So you have a Cloud Foundry deployed with the `cf-release` codebase
and you have noticed that in the newer release Cloud Foundry switched to MySQL.
And now you want to upgrade. but first you need to move from PostgreSQL so it will make your life easier for the future upgrades!

The good thing is...
It can be done pretty easy without much downtime.
please note! that you need to first test the migration in a sandbox/test enviorment.

LETS GET STARTED!!

Prerequisites:

go get --insecure github.com/pivotal-cf/pg2mysql/cmd/pg2mysql

Manifest changes:

First lets copy your current manifest (e.g. cf.yml) that you used to deploy your Cloud Foundry with to a file named cf-mysql.yml.

mv cf.yml to cf-mysql.yml`

Next you will create config files to hold connection information to the ccdb, uaa, and diego databases:

mkdir -p db_configs
touch db_configs/ccdb.yml
touch db_configs/uaadb.yml
touch db_configs/diegodb.yml

Now you will need to populate the contents of each of the files using your favorite editor. For each file you will find the connection information in the cf-mysql.yml file.

Note: You'll need to edit anything in ALLCAPS to match your environment

Edit the file db_configs/ccdb.yml:

mysql:
  database: ccdb
  username: ccadmin
  password: CHANGEME
  host: MYSQL_PROXY_IP
  port: 3306

postgresql:
  database: ccdb
  username: ccadmin
  password: CHANGEME
  host: POSTGRES_IP
  port: 5524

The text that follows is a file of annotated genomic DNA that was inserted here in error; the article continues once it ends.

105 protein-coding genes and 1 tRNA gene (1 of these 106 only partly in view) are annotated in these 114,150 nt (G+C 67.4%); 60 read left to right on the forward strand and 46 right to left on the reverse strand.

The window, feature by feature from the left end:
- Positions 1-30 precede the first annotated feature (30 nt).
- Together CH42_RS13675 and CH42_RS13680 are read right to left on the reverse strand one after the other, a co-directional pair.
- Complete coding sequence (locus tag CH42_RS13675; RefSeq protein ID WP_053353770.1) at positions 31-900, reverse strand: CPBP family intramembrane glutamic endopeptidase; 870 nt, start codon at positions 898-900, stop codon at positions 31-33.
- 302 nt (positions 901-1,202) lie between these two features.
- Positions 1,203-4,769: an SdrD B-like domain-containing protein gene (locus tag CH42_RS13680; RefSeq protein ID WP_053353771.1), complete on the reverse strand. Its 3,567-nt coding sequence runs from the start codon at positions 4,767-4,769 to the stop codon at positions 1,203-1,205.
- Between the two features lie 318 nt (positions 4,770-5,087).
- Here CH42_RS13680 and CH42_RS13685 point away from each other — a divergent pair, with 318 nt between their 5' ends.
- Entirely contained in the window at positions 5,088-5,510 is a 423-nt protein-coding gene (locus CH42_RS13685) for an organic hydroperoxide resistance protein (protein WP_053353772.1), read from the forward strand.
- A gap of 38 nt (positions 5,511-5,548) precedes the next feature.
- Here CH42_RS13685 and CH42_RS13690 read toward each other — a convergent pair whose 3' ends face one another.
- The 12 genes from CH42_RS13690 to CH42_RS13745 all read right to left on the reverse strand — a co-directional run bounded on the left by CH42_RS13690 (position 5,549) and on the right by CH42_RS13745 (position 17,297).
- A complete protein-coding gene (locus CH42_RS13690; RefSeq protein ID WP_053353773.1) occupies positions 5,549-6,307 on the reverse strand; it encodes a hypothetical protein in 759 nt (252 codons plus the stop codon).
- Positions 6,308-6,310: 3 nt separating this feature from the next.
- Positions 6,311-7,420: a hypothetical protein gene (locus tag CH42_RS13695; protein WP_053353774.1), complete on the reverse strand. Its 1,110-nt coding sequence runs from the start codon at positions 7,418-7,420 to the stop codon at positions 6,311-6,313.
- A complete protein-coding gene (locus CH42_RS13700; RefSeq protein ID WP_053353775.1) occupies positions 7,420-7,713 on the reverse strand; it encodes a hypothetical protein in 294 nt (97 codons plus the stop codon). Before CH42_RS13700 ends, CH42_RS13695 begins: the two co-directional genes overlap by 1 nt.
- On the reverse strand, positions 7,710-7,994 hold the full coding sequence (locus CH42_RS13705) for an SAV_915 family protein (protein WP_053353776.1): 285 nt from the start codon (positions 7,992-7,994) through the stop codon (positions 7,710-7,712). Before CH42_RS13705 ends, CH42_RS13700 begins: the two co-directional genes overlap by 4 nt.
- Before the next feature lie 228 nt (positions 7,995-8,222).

ssl_mode: disable

Edit the file db_configs/uaadb.yml:

mysql:
  database: uaadb
  username: uaaadmin
  password: CHANGEME
  host: MYSQL_PROXY_IP
  port: 3306

postgresql:
  database: uaadb
  username: uaaadmin
  password: CHANGEME
  host: POSTGRES_IP
  port: 5524
  ssl_mode: disable

Edit the file db_configs/diegodb.yml:

mysql:
  database: diego
  username: diego
  password: CHANGEME
  host: MYSQL_PROXY_IP
  port: 3306

postgresql:
  database: diego
  username: diego
  password: CHANGEME
  host: POSTGRES_IP
  port: 5524
  ssl_mode: disable


Now back to your cf.yml file, find the postgres job in your manifest:

Change

  - name: postgres
    release: cf

To

  - name: postgres
    release: cf
    provides:
      postgres: {as: pgdb}

Also add the following below the postgres job (please note that the dbnames/passwords in the seeded_databases needs to reflect the ones that we just used in the previous config files)

- default_networks:
  - name: cf1
  instances: 1
  name: mysql_proxy_z1
  networks:
  - name: cf1
    static_ips:
    - YOURSTATICIP
  resource_pool: small
  properties:
    cf_mysql:
      proxy:
        api_password: CHANGEME
  templates:
  - consumes:
      consul_client: nil
      consul_common: nil
      consul_server: nil
    name: consul_agent
    release: cf
  - name: proxy
    release: cf-mysql
    provides:
      mysql-database: {as: db}
  - name: metron_agent
    release: cf
  update:
    serial: true

- default_networks:
  - name: cf1
  instances: 1
  name: mysql_z1
  networks:
  - name: cf1
  persistent_disk: 102400
  resource_pool: large
  properties:
    cf_mysql:
      mysql:
        admin_password: CHANGEME
        cluster_health:
          password: CHANGEME
        galera_healthcheck:
          endpoint_password: CHANGEME
          db_password: CHANGEME
        seeded_databases: